Create a roadmap. AI projects tend to be complicated and involve a diverse audience; a roadmap to keep the team oriented will provide an important benchmark to measure progress against while ensuring delivery is on track. The roadmap should be built backward to ensure all solutions map directly to outcomes. Roadmaps and milestones should focus on deliverables, centered around what will be done and why, as opposed to how it will be done. The roadmap should be refined with increasing levels of detail—as more is learned throughout the project—to identify bottlenecks and challenges. This iterative process is intentionally designed to allow a diverse audience of stakeholders to quickly agree on goals and kick off the project while providing a mechanism for future realignment as the situation evolves.
Build on small successes. When building or refining the roadmap, it’s important to design milestones to deliver small successes early on. Complex AI projects often face a host of issues, and reaching preliminary results earlier provides a forum for feedback and discussion.
Tangible results build momentum for tackling larger and longer-time frame aspects in later phases. It also builds confidence that the team can deliver results and meet expectations. Stakeholders will be asked to justify the project at many junctures; milestone deliverables support them and show that the team is a partner committed to the project’s success.
Sand is a natural byproduct of oil and gas production and can typically be minimized, using completion or stabilization techniques. However, in certain situations, sand production can only be managed, not prevented. In these cases, operators attempt to maximize production rate while keeping sand production below a threshold. This is challenging, because there are no analytical or physics-based solutions for predicting sand production as a function of well control parameters, such as rate or drawdown.
The current best practice is largely operator-specific with custom tools, heuristics from historical data, and specialized experts providing experience-based guidance. Without an existing framework, the challenge was to build a sand management platform leveraging machine learning on historical data, integrating operator knowledge, and providing an end-to-end workflow to streamline analysis.
Phased development. Given this was a first-of-its-kind solution, the initial phases of the project focused heavily on understanding the analysis workflow, structuring operator knowledge, and ensuring alignment on goals and expectations. Once the full scope and ambition of the project were understood, the project was broken down into five phases over three years.
At inception, high-level goals were agreed upon, while each phase involved a detailed and defined work scope, leaving relevant high-level goals in the backlog. This approach allowed a complex problem with an unproven workflow to be tackled in stages, with short-term objectives defined, based on the situation, while keeping the project oriented toward delivering on long-term objectives. This also enabled the delivery of a minimum viable product (MVP) in phase two, helping to maintain stakeholder support for continuing development of an integrated end-to-end sand management platform.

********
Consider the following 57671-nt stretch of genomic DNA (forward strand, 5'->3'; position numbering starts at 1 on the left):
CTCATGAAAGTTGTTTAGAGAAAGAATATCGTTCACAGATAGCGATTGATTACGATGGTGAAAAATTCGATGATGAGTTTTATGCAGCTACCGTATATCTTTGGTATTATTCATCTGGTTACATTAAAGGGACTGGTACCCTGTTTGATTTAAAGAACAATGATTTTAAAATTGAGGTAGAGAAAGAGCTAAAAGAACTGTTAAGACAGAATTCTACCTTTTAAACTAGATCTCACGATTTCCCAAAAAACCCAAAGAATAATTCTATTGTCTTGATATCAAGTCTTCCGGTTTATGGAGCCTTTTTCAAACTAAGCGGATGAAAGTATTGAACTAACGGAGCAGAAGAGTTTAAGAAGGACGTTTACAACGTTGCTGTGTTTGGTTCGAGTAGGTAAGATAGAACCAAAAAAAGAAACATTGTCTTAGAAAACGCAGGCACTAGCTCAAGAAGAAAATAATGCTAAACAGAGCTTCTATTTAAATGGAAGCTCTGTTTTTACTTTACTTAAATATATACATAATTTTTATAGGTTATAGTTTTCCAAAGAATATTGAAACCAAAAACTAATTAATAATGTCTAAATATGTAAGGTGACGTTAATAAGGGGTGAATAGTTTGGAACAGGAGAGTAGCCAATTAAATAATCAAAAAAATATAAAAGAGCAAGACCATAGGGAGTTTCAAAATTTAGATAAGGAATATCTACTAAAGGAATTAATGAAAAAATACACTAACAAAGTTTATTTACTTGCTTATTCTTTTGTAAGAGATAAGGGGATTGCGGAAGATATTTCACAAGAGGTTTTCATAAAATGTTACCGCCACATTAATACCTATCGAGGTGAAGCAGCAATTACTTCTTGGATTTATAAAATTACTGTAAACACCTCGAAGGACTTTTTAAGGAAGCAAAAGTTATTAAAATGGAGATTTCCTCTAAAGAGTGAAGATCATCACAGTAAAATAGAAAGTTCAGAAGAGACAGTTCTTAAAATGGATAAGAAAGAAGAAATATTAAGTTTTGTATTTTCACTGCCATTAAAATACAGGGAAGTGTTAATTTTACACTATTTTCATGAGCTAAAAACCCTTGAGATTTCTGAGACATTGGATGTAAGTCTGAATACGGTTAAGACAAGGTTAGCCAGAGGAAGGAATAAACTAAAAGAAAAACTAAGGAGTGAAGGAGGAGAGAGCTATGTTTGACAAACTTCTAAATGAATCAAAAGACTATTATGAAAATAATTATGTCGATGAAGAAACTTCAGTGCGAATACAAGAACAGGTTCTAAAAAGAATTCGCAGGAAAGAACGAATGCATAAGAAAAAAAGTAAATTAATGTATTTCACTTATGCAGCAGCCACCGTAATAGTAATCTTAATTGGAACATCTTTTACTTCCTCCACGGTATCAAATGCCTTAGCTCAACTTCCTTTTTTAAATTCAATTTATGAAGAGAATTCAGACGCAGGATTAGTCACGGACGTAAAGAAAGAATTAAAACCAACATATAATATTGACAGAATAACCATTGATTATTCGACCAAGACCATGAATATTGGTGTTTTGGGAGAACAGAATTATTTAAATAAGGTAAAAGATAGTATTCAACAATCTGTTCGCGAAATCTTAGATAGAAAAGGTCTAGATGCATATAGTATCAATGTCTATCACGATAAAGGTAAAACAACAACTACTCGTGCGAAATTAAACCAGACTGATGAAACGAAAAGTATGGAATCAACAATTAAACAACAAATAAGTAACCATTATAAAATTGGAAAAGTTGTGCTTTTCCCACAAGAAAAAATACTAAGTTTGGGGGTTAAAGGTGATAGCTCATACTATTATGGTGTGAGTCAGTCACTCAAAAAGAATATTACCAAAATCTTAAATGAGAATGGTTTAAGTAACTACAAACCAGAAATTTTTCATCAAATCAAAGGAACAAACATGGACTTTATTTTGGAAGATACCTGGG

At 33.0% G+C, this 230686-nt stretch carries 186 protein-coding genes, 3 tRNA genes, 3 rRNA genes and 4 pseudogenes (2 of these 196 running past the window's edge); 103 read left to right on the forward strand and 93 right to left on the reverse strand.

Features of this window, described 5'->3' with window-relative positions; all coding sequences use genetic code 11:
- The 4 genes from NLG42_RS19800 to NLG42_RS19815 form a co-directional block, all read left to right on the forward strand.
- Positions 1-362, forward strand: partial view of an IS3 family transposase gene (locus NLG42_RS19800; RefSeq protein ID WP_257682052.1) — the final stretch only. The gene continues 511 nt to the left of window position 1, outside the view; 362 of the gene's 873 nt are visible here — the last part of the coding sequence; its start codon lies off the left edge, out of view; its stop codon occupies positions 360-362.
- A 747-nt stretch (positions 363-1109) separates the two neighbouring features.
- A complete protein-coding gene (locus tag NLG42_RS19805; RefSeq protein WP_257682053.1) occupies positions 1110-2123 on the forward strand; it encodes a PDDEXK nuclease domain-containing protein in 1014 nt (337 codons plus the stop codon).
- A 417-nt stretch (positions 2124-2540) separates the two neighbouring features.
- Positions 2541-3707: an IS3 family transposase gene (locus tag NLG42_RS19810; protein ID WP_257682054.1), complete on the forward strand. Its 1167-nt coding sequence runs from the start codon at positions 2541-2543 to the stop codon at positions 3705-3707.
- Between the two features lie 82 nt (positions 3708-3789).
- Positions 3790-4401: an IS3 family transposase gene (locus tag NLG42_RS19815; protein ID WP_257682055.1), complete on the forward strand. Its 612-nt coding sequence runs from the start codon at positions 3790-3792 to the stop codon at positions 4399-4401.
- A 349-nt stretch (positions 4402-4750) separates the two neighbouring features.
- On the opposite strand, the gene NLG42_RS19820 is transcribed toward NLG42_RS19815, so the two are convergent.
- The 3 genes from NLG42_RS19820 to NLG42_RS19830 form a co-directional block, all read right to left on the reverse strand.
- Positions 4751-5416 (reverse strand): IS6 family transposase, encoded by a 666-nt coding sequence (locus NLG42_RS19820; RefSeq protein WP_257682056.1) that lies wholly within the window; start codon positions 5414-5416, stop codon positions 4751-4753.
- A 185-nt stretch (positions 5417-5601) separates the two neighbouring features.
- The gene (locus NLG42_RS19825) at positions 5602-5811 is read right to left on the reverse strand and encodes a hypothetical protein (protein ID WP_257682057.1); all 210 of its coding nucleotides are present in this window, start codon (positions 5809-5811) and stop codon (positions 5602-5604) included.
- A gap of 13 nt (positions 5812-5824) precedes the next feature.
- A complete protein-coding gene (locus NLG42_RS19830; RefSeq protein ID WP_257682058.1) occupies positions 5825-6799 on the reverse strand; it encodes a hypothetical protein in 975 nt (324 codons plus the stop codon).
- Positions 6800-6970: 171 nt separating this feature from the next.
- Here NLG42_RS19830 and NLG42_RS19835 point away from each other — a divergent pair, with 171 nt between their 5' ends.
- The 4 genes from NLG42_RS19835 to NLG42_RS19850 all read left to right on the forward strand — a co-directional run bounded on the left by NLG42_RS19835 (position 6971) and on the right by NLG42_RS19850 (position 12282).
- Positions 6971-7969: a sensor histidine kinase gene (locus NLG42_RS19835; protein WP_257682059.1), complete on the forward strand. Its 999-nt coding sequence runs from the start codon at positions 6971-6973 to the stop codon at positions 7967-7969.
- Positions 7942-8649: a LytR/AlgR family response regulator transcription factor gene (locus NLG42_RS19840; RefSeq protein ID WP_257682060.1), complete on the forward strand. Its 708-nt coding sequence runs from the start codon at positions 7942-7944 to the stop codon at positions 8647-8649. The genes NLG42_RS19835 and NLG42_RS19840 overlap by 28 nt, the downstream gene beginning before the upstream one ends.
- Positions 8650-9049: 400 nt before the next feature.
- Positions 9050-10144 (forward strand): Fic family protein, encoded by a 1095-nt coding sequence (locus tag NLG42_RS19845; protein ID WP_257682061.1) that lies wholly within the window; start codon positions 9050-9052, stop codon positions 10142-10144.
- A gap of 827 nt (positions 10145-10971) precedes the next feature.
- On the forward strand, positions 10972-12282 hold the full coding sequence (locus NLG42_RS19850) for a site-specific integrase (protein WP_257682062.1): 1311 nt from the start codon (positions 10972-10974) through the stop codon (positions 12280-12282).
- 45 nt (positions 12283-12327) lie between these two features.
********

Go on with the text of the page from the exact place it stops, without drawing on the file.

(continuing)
Domain-centric approach. Sand management requires a domain-centric approach when applying AI technologies, Fig. 1. Not only do predictive features need to be rooted in underlying principles, but expert knowledge is central to diagnosing sanding risk factors for the solution workflow.
The project team worked closely with domain experts to understand the workflow and break it down into a series of smaller-scale, solvable problems. Each step was then mapped to a problem class, and an appropriate algorithm was selected. For example, sand rate prediction uses a statistical approach for robustness in a dynamic and data-sparse environment.
Finally, the numeric portion of the AI workflow was integrated with the symbolic aspect to create a hybrid solution. The numeric portion is typical, in that features are generated and a prediction results. The symbolic aspect leverages an expanded set of features to evaluate expert-defined knowledge statements for specific sanding risk categories and quantify overall sanding risk. In this way, domain expertise incorporates directly into the workflow.
Platform flexibility. Many aspects of this project—having never been demonstrated before—were unproven and required ongoing research to refine the approach. To conform to the roadmap and continue demonstrating success, a flexible platform was designed to enable ongoing workflow refinement while still delivering new features and capabilities in a stable software product. Three key areas requiring flexibility included predictive features, recommended production and corresponding sanding rate prediction, and expert knowledge definitions.
For predictive features, the platform allows users to directly upload custom predictive features such as raw data, user-calculated features or even machine learning model output, Fig. 2. For the prediction, various rates, search algorithms, and feature aggregation options were provided, along with more than 300 customizable parameters. Finally, for knowledge flexibility, a self-contained knowledge editor with creation, customization and knowledge base management capabilities was created. This knowledge editor allows users to define, test and refine knowledge statements at a well-by-well level, providing high-resolution knowledge customization specific to each wells’ unique situation.
This project was challenging for many reasons, including the highly ambitious scope, the novelty of the problem, complex workflows and stakeholder diversity. While there were challenges on the journey, having a supportive client, an experienced project team, engaged stakeholders and a focus on process improvement, this complex scientific challenge was successfully addressed using AI. The above recommendations were key to project success, as they ensured stakeholders were aligned on goals, deliverables and expectations while maintaining the ability to cooperatively calibrate priorities throughout the project lifecycle.